The project portfolio management (PPM) literature has been focusing primarily on project selection, prioritization and balancing with the primary aim of doing the right projects. Once the list of projects is decided, the assumption is that projects will be managed using the now commonly accepted good practices documented in the project management literature. An underlying assumption is that there will not be significant changes to the portfolio until the next periodic review, be that quarterly, bi-annually or annually, and that individual projects will deal with the risks and uncertainties in the course of their execution. This research studied how uncertainties are managed at the portfolio level reusing concepts borrowed from the dynamic capability literature. Following the presentation of the theoretical framework, the research methodology is described. The final section of the article presents and discusses the results. This research attempts to answer the following research question: How is uncertainty affecting project portfolios managed in dynamic environments? with four main objectives: • To identify the organizing mechanisms used to manage uncertainty affecting project portfolios in dynamic environments, • To evaluate the use of the dynamic capability framework for the study of project portfolios, • To study project portfolio management at the operational level using concepts borrowed from sensemaking (traditionally used to study the interpretative mechanism at the individual level) and from dynamic capabilities (traditionally used to study strategic processes at the corporate level), • To identify useful practices in the field of project portfolio management.
نتیجه گیری انگلیسی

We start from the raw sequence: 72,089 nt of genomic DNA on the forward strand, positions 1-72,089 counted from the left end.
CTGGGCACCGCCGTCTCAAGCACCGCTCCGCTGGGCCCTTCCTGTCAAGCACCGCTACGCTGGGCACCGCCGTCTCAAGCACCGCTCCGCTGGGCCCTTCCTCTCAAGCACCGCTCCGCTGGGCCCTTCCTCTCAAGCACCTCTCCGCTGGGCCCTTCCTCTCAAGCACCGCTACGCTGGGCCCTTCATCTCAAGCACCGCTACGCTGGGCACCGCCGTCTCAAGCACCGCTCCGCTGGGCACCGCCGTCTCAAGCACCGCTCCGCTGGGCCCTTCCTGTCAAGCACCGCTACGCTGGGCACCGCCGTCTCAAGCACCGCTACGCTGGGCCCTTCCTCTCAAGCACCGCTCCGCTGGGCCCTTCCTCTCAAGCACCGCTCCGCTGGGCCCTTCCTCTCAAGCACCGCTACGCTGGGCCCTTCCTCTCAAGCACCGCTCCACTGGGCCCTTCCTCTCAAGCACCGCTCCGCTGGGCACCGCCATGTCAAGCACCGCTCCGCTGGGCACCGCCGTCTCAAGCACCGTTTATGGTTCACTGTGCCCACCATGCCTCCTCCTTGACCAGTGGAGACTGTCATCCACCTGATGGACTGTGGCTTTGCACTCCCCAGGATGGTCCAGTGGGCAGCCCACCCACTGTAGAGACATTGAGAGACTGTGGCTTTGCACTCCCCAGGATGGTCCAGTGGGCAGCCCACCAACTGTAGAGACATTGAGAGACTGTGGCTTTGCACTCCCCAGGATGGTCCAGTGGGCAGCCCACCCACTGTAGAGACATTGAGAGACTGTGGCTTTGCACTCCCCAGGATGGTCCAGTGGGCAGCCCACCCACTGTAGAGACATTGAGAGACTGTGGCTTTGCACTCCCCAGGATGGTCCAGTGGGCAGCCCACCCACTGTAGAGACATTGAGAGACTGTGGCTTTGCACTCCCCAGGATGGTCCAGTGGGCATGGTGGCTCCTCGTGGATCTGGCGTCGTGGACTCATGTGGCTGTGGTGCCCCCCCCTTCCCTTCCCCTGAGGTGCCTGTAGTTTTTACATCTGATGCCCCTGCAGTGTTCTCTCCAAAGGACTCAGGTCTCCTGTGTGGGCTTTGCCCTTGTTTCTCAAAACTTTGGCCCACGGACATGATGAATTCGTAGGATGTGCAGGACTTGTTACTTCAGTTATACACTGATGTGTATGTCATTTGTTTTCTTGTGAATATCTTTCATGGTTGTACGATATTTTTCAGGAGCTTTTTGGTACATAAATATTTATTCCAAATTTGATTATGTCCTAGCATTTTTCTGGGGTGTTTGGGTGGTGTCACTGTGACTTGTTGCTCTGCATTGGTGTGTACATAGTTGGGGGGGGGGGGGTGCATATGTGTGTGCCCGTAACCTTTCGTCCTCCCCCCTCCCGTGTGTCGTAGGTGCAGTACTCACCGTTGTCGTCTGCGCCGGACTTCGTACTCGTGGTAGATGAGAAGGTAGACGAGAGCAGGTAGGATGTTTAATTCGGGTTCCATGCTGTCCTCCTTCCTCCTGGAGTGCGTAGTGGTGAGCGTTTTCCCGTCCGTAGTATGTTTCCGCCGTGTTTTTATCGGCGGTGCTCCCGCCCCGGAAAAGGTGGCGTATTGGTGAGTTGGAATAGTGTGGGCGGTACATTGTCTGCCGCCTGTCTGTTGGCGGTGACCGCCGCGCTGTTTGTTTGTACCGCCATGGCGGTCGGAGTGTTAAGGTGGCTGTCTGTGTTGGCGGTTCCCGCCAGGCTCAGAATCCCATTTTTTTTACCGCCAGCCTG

This research undertook to investigate the area of PPM in dynamic environments using dynamic capabilities as a framework. The objective was to attempt to answer the following research question: How is uncertainty affecting project portfolios managed in dynamic environments? The ambition was never to answer this question entirely and thoroughly but to explore it through the qualitative study of four portfolios in two firms. It proposed to make some contributions to the understanding of the mechanisms put in place by organizations having to manage project portfolios while facing constantly changing environments. This provided sufficient material to contribute in at least four areas: • To provide a better understanding of the management of project portfolios, more specifically of the operational activities involved once portfolio are authorized and launched, • To analyze the relationships between the sources of uncertainty in dynamic environments and the mechanisms put in place by organizations to minimize their impact and to capitalize on opportunities, • To develop ways to operationalize the concepts in the dynamic capabilities framework, and • To suggest improvements to the dynamic capabilities framework. One of the contributions of this research was to demonstrate that the dynamic capability framework can also be used to analyze operational levels of the organization, in this case to study PPM, as opposed to the strategic level, which is a more traditional field using this framework. The experience gained using dynamic capabilities as a conceptual framework, provides some suggestions for a better understanding of dynamic capabilities for researchers and practitioners. The initial sequence sensing–seizing–transforming/reconfiguring, which is the basic model of dynamic capabilities, was used to collect data and to structure the interviews but was enhanced during data analysis in order to capture the reality that was being observed. These theoretical contributions have been published separately. In recent years, the topic of project selection seems to have dominated the literature on PPM. This includes tools and techniques to rank projects or optimize resource allocation under certain constraints. Although choosing the right projects is of the utmost importance, this research has shown that the ongoing monitoring and controlling of PPM process is also rich as an object of study. One of the objectives of this research was to provide a better understanding of the operational activities involved once portfolio are authorized and launched. Managers involved in the daily planning and control of project portfolios spend great efforts in maintaining optimal resource allocation and at ensuring that the project efforts are not wasted due to uncertainties. In addition, planning the project scope is a continuous activity involving tremendous efforts and resources. Managing project portfolios involves creating structures, introducing new processes, introducing new business models, which goes beyond project selection. These activities are not static. The environment is often constantly changing and the projects being managed in constant flux and in need of constant oversight, support, and alignment. As is often the case in this type of research, many additional questions have been raised during the course of this study. Exploratory work, like this one, paves the way for additional research around the following topics: Third-order dynamic capabilities not covered in study: the study was limited to the first two orders of dynamic capabilities. A broader study might identify higher-order mechanisms which would offer additional insights. Larger sample and measuring instruments (performance, turbulence): this qualitative study provides data which would benefit from being strengthen through quantitative studies on a larger sample. This could help understand the different types of environments in which project portfolio must be managed, what their sources of uncertainties are and what mechanisms are put in these different environments; questions that this study could not answer. A more quantitative research on portfolios would also require the development of measuring instruments for performance and turbulence. As can be observed, much remains to be investigated to better understand how to manage in dynamic environments. Considering that “uncertainty appears as the fundamental problem for complex organizations, and coping with uncertainty, as the essence of the administrative process” (Thompson, 1967, p.159), it is hoped that this paper contributes to a better understanding of the topic of organizing for uncertainty.